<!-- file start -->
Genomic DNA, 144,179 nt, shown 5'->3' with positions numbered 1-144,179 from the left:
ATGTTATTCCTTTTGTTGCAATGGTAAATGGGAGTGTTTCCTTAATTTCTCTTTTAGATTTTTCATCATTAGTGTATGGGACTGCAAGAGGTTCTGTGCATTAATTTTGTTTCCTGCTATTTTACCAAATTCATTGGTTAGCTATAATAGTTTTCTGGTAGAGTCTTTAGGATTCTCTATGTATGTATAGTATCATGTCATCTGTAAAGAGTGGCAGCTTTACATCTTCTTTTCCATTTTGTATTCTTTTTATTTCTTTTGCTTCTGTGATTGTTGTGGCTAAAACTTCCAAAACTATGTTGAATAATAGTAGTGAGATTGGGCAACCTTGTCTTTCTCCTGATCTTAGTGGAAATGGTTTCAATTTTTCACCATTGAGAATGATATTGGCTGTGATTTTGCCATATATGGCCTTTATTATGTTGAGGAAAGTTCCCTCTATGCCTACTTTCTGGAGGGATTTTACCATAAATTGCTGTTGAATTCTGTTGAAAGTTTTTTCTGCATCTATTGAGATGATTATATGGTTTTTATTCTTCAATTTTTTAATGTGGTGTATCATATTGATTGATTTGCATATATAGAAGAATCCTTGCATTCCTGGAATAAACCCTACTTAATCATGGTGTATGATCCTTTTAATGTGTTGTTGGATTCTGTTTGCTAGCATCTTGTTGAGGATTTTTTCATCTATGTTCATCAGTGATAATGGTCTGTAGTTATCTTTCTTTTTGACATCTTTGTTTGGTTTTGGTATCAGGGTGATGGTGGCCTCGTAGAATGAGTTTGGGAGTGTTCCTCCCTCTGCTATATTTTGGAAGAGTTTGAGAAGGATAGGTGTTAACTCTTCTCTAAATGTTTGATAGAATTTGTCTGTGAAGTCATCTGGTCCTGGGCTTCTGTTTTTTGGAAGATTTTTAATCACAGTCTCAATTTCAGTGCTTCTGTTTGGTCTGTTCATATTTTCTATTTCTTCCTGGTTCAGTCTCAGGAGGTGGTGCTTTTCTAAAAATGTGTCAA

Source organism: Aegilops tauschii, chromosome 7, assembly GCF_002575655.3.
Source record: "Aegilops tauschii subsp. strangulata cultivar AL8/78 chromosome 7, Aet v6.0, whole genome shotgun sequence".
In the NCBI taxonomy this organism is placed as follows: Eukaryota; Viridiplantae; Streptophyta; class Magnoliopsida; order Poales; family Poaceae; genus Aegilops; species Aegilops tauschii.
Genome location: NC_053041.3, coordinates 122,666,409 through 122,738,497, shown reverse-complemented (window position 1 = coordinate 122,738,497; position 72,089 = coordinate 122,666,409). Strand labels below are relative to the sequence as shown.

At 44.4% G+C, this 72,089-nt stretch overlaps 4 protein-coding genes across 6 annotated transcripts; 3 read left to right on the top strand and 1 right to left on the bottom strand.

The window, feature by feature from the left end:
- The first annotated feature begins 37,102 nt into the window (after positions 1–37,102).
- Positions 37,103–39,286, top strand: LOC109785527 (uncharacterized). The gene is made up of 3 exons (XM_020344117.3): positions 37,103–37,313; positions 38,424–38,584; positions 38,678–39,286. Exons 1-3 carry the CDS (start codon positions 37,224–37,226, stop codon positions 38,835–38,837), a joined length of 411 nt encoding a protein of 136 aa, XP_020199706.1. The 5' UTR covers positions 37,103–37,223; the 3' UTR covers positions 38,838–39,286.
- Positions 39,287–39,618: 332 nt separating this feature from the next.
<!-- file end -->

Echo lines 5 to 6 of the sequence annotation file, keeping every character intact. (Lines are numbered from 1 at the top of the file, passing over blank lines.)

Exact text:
In the NCBI taxonomy this organism is placed as follows: Eukaryota; Viridiplantae; Streptophyta; class Magnoliopsida; order Poales; family Poaceae; genus Aegilops; species Aegilops tauschii.
Genome location: NC_053041.3, coordinates 122,666,409 through 122,738,497, shown reverse-complemented (window position 1 = coordinate 122,738,497; position 72,089 = coordinate 122,666,409). Strand labels below are relative to the sequence as shown.